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Route Irish Print E-mail
Written by Ivan Radford   
Wednesday, 16 March 2011 09:23
Director: Ken Loach
Cast: Mark Womack, Andrea Lowe, John Bishop
Certificate: 15

Ken Loach moves from Looking for Eric to Saving Private Frankie with this bleak war-themed drama. Fergus (Womack) and Frankie (comedian John Bishop) were best friends. They grew up together, went to school together, shipped off to Iraq together. Not as soldiers, you understand, but as mercenaries with a security firm; a company making profit from the privatisation of Britain's war efforts (hello, political subtext).

When Frankie dies on the titular road between Baghdad airport and the army-occupied Green Zone, it seems like a straightforward loss of life. But when a mobile phone turns up and reveals the slaughter of an innocent Iraqi family, Fergus starts suspecting something a little more sinister.

Asking questions and angering authorities, Fergus blunders around in a heat of guilt and post-traumatic stress. You can tell he's angry because he has stubble and shouts a lot, but it's a nice conflicted turn from Mark Womack, who carries Paul Laverty's script with a decent intensity. But some notes just don't ring true - in particular, his relationship with Frankie's widow, Rachel (Lowe). But if unlikely romantic liaisons aren't your thing, there's a high amount of Skype action and even a bit of full-on water-boarding. Yes, really.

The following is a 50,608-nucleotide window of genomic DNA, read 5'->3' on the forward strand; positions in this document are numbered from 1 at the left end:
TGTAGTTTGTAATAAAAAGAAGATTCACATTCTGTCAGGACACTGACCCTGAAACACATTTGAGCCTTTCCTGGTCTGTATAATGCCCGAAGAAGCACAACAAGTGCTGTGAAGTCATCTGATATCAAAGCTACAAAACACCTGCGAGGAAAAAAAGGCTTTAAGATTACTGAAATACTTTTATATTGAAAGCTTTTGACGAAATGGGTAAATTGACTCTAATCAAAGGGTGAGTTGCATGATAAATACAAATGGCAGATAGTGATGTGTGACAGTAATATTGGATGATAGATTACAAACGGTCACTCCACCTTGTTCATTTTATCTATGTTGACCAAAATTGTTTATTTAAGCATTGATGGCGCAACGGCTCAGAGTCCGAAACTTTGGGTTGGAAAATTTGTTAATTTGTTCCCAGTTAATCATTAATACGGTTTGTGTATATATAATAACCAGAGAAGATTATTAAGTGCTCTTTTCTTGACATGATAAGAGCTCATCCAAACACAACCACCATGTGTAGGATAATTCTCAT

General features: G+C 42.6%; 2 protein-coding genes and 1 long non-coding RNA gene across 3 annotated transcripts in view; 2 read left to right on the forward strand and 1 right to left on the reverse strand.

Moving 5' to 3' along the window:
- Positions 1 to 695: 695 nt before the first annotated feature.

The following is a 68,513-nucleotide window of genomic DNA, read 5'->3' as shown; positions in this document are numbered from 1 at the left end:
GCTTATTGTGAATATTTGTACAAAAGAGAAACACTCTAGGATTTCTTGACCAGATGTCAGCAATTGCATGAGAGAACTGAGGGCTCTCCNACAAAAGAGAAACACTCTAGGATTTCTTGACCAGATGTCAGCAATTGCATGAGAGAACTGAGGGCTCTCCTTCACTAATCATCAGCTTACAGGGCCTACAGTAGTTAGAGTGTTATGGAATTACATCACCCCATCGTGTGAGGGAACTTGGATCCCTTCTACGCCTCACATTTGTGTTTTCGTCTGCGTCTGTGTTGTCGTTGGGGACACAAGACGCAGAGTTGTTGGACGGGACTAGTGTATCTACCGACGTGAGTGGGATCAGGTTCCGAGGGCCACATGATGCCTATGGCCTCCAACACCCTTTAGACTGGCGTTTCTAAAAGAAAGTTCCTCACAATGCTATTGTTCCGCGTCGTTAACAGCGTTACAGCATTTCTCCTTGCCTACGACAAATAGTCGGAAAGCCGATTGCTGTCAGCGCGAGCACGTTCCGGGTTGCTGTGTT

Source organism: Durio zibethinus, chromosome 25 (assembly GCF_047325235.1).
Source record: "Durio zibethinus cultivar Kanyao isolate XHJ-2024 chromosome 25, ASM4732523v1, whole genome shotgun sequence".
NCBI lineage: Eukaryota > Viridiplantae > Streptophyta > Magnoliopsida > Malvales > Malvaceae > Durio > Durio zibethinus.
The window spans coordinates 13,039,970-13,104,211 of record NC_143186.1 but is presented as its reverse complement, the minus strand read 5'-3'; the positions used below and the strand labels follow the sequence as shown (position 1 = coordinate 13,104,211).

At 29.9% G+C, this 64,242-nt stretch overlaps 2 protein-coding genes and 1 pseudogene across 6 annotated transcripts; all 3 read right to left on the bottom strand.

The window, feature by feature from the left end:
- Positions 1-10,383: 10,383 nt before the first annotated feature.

Bringing the fight onto home ground, Loach lurks around a cloudy Liverpool with a keen sense of how kitchen sink life can be shattered by a military past. He doesn't jiggle the camera about like some kid on Ritalin, which is much to his credit, even when he throws in the odd explosion. Part conspiracy thriller and part character study, Route Irish finds a hazy middle ground that appears muddled, but actually makes for compelling viewing.

An exploration of grief and army practise, Route Irish is a provocative piece with a resolution that lies less in government cover-ups and more in the mundane deception of routine. And no, I don't know why John Bishop is in it either. But he's quite good.


More focused than In the Valley of Elah, Ken Loach's Iraq movie doesn't let its topic feel dated. A solid bit of film-making.


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  • andrea lowe
  • green zone
  • in the valley of elah
  • iraq
  • john bishop
  • ken loach
  • kes
  • looking for eric
  • mark womack
  • the wind that shaked the barley